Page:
Boris plays Dr. Leon Kravaal a doctor who has created "frozen therapy"... basically a slightly primitive version of what we call cryogenics today. Dr. Kravaal is awakened after being frozen for 10 years to find that he is accused of murder while conducting his experiment for a cancer cure. Did he murder someone? Did he find a cure for cancer? Is Dr. Kravall mad? You will simply have to watch the film to find out... I will not give it away.
This is a wonderful sci-fi film that I am calling "The Man With Nine Stars"... really the film is that good!! 9/10
The man himself doesn't make his first appearance until about 25 minutes into the film but it hardly matters as he makes up for it.
The film strives for a more claustrophobic look and succeeds brilliantly.
The number of characters aren't many but that's the idea of it.
Karloff always had the knack of emoting both sympathy as well as menace.
The rather modest budget is obvious in places but this film is still worth the viewing.
After having the scientific community rap him on the knuckles Pryor and nurse Jo Ann Sayers are up to the place where Karloff was last heard from. It seems as though Karloff had a place on and island in the middle of a lake where he did his experiments. He and a few others including the sheriff, the coroner, and a young heir went on a boat out to said island and were never heard from again ten years earlier.
What was interesting about The Man With Nine Lives is that Karloff's experiment did have some validity which Pryor's work kind of bears his theory out. That's movie science not necessarily the real thing. Still when Pryor and Sayers go out and find Karloff and the others Karloff has really gone haywire on the subject. As for the others their actions really cause what happens in the climax.
This one will satisfy Boris Karloff fans and others as well.
About my reviews: I do not offer a synopsis of the film -- you can get that anywhere and that does not constitute a meaningful review -- but rather my thoughts and feelings on the film that hopefully will be informative to you in deciding whether to invest 90-180 minutes of your life on it.
My scale: 1-5 decreasing degrees of "terrible", with 5 being "mediocre" 6- OK. Generally held my interest OR had reasonable cast and/or cinematography, might watch it again 7 - Good. My default rating for a movie I liked enough to watch again, but didn't rise to the upper echelons 8- Very Good. Would watch again and recommend to others 9- Outstanding. Would watch over and over; top 10% of my ratings 10 - A Classic. (Less than 2% receive this rating)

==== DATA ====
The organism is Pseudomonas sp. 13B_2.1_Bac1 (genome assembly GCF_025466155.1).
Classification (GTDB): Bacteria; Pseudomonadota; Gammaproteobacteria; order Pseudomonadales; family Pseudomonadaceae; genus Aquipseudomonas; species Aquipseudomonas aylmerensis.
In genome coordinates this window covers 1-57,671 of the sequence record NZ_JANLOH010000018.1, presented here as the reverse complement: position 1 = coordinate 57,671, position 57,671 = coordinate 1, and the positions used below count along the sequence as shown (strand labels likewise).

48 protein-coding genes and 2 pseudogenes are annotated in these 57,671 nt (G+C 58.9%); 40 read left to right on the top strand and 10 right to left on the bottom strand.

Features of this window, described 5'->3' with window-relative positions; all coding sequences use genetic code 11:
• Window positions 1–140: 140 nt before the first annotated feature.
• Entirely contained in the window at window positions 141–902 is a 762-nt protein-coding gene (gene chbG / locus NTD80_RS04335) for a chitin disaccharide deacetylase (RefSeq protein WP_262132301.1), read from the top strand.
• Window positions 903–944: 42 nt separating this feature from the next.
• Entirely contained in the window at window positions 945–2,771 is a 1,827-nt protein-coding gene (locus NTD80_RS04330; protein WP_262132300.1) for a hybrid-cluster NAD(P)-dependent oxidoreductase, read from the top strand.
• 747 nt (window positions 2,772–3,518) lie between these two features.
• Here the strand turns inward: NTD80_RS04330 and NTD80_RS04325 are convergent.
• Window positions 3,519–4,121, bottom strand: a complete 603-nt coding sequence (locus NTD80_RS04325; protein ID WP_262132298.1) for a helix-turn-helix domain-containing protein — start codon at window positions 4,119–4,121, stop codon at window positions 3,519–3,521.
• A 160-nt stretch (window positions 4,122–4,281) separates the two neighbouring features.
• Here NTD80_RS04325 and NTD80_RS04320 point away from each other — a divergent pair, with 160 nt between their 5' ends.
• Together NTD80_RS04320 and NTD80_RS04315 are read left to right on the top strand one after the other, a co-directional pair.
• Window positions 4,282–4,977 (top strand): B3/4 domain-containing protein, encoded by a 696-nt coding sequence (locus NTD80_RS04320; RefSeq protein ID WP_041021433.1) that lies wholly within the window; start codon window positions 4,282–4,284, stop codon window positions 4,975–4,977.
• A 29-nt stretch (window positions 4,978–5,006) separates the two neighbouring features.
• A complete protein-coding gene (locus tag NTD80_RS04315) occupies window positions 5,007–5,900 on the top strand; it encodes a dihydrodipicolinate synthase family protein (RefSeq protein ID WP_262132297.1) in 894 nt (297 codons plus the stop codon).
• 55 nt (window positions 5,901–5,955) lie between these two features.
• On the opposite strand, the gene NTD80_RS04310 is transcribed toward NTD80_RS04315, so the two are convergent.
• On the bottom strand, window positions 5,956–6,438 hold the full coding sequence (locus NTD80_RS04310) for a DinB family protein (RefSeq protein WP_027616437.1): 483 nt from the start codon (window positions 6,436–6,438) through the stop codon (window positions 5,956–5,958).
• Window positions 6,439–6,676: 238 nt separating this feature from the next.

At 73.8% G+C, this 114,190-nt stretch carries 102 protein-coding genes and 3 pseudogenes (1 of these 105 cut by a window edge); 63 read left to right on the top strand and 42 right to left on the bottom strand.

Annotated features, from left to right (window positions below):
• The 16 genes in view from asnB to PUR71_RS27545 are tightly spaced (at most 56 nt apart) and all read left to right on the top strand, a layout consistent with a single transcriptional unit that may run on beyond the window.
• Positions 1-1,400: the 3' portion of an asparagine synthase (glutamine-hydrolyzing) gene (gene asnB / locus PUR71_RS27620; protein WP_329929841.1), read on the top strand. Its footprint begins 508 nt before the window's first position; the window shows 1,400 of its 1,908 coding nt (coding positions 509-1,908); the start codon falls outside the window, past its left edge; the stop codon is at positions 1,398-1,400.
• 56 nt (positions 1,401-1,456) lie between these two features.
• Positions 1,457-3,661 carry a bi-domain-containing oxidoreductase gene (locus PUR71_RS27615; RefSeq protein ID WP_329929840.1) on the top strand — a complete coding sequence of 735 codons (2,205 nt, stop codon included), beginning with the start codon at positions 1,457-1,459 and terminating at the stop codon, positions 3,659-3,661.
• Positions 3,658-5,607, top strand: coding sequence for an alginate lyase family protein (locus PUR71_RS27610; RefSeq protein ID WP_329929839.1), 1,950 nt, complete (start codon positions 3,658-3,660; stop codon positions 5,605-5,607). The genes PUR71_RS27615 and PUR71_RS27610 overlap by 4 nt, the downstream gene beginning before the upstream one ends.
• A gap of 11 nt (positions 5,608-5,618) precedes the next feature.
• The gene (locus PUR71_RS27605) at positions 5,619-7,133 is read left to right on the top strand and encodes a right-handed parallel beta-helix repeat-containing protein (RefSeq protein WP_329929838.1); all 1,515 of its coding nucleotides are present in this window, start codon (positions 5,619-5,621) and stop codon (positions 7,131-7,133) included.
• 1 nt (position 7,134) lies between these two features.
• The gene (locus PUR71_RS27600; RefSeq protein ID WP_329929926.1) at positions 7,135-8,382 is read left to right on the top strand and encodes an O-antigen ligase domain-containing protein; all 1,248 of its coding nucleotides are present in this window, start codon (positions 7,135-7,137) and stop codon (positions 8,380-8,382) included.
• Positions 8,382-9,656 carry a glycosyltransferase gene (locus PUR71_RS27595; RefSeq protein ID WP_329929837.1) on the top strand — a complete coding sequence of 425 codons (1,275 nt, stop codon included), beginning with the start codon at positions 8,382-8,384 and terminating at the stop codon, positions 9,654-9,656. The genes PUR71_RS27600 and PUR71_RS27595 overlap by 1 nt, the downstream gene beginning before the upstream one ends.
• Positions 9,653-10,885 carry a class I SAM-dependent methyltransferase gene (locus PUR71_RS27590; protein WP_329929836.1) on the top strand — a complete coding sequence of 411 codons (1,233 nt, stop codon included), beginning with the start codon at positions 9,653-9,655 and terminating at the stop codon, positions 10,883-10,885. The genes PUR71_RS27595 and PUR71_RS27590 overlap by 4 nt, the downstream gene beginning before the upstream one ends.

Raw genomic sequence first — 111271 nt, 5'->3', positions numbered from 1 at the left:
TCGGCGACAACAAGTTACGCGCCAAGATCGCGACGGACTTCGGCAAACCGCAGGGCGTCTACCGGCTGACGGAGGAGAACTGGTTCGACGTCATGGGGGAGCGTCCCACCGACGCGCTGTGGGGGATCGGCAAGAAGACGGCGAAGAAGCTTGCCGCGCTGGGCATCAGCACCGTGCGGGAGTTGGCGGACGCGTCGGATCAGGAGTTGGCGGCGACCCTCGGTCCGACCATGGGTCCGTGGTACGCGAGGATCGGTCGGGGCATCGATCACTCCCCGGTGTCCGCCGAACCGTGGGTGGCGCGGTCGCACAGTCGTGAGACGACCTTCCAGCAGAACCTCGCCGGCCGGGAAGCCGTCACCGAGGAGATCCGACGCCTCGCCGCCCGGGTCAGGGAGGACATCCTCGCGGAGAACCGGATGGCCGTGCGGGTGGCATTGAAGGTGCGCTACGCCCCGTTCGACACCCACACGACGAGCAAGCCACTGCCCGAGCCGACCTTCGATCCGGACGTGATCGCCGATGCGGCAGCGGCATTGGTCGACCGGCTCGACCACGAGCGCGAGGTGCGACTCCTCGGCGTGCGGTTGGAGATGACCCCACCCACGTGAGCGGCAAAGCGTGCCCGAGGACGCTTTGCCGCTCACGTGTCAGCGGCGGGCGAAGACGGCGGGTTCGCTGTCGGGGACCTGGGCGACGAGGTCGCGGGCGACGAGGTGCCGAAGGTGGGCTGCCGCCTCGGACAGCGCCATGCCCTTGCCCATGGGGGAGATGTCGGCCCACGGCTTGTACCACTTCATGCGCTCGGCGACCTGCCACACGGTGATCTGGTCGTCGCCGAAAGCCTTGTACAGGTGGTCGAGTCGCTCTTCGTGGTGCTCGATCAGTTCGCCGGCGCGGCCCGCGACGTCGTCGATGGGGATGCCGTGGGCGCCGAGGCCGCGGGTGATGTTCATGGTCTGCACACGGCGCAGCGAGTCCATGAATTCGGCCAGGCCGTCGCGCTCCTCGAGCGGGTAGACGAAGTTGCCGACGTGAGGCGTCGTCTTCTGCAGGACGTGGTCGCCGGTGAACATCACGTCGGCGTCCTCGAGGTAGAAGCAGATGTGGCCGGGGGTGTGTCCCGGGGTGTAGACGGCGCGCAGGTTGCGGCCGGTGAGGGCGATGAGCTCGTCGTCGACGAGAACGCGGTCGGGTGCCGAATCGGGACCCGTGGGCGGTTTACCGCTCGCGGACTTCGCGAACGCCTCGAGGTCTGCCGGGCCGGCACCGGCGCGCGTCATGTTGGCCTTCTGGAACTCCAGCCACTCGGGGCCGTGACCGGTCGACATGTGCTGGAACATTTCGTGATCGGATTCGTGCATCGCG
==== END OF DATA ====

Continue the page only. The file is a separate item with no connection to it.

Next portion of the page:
It begins when scientist Roger Pryor and nurse Jo Ann Sayers decide to visit ice recovery expert to get Hus help on their own experimentation and find him locked in his own chamber. Telling them of how he was accused of killing a patient during an experiment, he later froze the men who interfered. Defrosting them like chicken, he finds that they are still not ready to allow his experiment to go forward. This leads to more mayhem as Karloff remains calm but gets loonier and loonier.
While this ain't quite Arsenic and Old Ice, it's actually quite funny in the way it takes itself way too seriously. A lame script and cheesy sets puts this on par with the schlock horror films that PRC and Monogram were putting out. At least with those, you knew what you were getting into. Watching this makes me wonder if the alleged freezing of Walt Disney was influenced by this.
I distantly recall a tale of bringing life back with a dark, brooding sinister Karloff obsessed with a purpose. There was of course, a young couple in danger. I recall dark sets, with much of the action in a dark room, or maybe it was even a cave. As I mentioned, it's been a long time. I wish I could recall more, and find this film gem. Does anyone know if a DVD or video company sells this classic of the genre?